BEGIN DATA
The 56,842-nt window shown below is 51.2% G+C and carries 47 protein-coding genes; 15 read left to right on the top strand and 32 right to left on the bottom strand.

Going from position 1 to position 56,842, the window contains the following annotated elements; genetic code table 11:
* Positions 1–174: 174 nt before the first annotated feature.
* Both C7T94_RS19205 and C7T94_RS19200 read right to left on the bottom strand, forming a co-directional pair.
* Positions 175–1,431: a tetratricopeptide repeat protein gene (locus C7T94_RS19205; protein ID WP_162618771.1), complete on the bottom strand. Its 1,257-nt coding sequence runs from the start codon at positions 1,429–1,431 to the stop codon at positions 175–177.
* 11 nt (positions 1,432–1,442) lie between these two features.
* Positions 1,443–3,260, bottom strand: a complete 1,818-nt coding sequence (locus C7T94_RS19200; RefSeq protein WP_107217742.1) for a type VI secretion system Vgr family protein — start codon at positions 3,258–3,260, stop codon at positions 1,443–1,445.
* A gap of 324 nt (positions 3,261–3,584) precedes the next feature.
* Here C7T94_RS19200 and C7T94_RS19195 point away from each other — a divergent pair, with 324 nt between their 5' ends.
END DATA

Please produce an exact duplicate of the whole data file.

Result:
The 56,842-nt window shown below is 51.2% G+C and carries 47 protein-coding genes; 15 read left to right on the top strand and 32 right to left on the bottom strand.

Going from position 1 to position 56,842, the window contains the following annotated elements; genetic code table 11:
* Positions 1–174: 174 nt before the first annotated feature.
* Both C7T94_RS19205 and C7T94_RS19200 read right to left on the bottom strand, forming a co-directional pair.
* Positions 175–1,431: a tetratricopeptide repeat protein gene (locus C7T94_RS19205; protein ID WP_162618771.1), complete on the bottom strand. Its 1,257-nt coding sequence runs from the start codon at positions 1,429–1,431 to the stop codon at positions 175–177.
* 11 nt (positions 1,432–1,442) lie between these two features.
* Positions 1,443–3,260, bottom strand: a complete 1,818-nt coding sequence (locus C7T94_RS19200; RefSeq protein WP_107217742.1) for a type VI secretion system Vgr family protein — start codon at positions 3,258–3,260, stop codon at positions 1,443–1,445.
* A gap of 324 nt (positions 3,261–3,584) precedes the next feature.
* Here C7T94_RS19200 and C7T94_RS19195 point away from each other — a divergent pair, with 324 nt between their 5' ends.